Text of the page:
Teaching and Learning History - 083016

Partners in History


Teacher Resource Update


Caption: Students examine an art installation at the 9/11 Memorial Museum.
Photograph by Jin Lee, 9/11 Memorial.

Discussing 9/11 with students isn’t an easy task. With the approach of both the 15th anniversary of the attacks and a new school year, the National September 11 Memorial and Museum is committed to providing a variety of resources to assist educators in integrating this essential content into their classrooms.

Teens listening to live speakers in the Museum auditorium.
Photograph by Jin Lee

In honor of the 15th anniversary of 9/11, the Education department is excited to offer a nationwide live webinar for students as a part of the Museum’s Anniversary in the Schools initiative. The interactive program will be broadcast live on Monday, September 12 and Tuesday, September 13 at 10:00 a.m. and 1:00 p.m. (EST). Participants will be introduced to the Museum, learn about 9/11, and hear from Ada Dolch, a former principal in lower Manhattan. Dolch was responsible for safely evacuating her students on 9/11 at the same time her sister, Wendy Wakeford, was at work on the 105th floor of the North Tower. In 2005, Dolch helped establish a school in Afghanistan in memory of her sister, who was killed. Participants will have the chance to submit questions during the webinar. To register, click here.

A Museum educator leading high school students through an educational workshop.
Photograph by Jin Lee

Onsite, the Museum offers a diverse set of inquiry-driven workshops that challenge students to think critically about a wide range of topics related to 9/11. Utilizing artifacts both large and small, students discover the individual stories of the victims, survivors, and witnesses who interacted with those objects.

Teachers taking part in an after school professional development workshop discuss the enduring repercussions of the 9/11 attacks.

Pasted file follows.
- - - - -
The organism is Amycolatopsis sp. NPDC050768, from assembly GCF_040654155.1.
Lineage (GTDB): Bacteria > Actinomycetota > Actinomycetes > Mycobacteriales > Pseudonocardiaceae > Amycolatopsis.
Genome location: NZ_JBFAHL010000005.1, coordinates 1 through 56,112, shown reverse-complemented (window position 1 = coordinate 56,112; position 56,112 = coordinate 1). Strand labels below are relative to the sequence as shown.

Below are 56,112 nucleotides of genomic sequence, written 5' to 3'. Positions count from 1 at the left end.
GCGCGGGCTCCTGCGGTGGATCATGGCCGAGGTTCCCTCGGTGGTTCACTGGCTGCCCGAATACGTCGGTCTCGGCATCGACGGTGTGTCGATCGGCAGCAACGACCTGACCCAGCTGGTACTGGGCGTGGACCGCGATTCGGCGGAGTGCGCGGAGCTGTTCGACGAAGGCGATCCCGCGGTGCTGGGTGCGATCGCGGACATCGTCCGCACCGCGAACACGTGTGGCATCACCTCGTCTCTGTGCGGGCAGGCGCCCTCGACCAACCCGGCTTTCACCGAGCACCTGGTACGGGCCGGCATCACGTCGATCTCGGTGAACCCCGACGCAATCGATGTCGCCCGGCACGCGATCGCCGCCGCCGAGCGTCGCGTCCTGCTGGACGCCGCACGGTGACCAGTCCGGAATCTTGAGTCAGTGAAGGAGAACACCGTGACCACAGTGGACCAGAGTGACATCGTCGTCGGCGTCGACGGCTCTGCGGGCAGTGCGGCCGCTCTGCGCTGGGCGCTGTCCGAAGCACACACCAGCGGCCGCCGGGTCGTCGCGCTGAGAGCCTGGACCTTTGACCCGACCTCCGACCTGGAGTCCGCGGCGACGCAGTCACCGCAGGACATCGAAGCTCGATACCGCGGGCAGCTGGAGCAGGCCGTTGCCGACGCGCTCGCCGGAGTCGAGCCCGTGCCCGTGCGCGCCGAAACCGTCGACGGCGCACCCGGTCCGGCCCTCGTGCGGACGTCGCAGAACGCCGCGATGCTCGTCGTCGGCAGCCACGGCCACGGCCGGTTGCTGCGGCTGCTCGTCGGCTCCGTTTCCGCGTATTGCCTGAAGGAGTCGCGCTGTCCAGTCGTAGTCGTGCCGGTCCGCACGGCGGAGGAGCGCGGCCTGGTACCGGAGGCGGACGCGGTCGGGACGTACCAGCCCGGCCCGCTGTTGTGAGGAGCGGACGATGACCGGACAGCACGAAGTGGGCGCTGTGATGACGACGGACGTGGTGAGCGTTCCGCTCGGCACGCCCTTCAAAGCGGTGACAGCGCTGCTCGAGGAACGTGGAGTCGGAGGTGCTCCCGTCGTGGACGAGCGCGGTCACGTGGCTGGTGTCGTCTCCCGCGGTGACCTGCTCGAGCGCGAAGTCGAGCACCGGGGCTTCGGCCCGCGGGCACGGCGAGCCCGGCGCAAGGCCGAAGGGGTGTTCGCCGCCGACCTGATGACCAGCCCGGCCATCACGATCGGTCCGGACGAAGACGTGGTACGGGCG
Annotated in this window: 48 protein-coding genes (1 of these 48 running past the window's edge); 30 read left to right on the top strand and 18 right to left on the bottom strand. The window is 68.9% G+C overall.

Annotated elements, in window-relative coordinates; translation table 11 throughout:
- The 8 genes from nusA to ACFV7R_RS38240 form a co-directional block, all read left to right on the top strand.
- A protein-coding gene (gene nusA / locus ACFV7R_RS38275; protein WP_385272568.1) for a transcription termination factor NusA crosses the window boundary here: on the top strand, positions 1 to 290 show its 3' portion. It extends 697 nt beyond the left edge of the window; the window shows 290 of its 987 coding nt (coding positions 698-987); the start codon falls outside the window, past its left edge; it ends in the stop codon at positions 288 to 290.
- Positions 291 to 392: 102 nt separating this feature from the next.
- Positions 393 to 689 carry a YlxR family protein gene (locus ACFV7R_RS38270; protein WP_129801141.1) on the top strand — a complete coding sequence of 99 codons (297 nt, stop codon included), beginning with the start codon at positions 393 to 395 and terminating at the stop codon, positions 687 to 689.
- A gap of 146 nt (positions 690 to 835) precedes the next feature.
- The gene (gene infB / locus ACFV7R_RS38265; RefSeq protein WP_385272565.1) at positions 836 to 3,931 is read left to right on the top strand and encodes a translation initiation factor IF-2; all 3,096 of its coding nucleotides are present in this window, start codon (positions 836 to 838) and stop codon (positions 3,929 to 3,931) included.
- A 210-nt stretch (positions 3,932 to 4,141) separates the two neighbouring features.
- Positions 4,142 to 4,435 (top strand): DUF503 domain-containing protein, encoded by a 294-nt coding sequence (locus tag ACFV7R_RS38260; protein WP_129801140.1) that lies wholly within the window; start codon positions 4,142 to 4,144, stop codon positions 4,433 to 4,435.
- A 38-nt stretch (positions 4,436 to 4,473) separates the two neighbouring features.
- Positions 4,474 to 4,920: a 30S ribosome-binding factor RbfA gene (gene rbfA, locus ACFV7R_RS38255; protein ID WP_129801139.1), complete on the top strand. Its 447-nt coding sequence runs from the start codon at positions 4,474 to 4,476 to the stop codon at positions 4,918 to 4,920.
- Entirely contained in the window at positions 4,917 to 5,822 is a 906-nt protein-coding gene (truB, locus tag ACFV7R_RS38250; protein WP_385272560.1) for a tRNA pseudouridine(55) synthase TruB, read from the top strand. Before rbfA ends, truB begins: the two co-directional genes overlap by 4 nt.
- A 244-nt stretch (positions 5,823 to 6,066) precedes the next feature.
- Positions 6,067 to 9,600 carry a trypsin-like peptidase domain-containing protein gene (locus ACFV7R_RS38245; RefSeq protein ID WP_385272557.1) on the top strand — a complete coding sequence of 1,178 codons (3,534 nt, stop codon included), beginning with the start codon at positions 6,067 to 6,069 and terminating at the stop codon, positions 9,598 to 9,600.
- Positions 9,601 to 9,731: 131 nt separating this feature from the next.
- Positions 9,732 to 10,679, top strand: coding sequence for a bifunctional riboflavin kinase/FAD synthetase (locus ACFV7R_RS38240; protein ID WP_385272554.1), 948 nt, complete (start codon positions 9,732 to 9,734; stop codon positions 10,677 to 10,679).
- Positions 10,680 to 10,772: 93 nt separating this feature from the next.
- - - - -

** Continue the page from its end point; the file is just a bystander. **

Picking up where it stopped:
Photograph by Jin Lee

The Museum also offers a range of professional developmentopportunities for teachers. Full-day foundational workshops examine the 9/11 attacks and offer strategies for incorporating primary sources into the classroom as entry points. Shorter afterschool workshops explore a specific theme connected to 9/11. Past themes include Repercussions of 9/11, Understanding 9/11 for Young Learners, and Media Literacy and 9/11. The Museum also hosts a joint session with the Gilder Lehrman Institute of American History entitled “9/11 and American Memory” each summer.

For educators unable to travel to the site, a wide range of interactive timelines and lesson plans for all ages are available online. Each lesson is tied to Common Core Standards and connected to the Museum’s collection. Organized by theme, they are written for use throughout the school year and across subjects, including Social Studies, History, English Language Arts, and Art.

section of the 9/11 Memorial Museum website.Teach and LearnFor more information about these programs and others, please visit the Teach and Learn section of the 9/11 Memorial Museum website.


About NCHE

The National Council for History Education promotes historical literacy by creating opportunities for teachers and students to benefit from more history, better taught.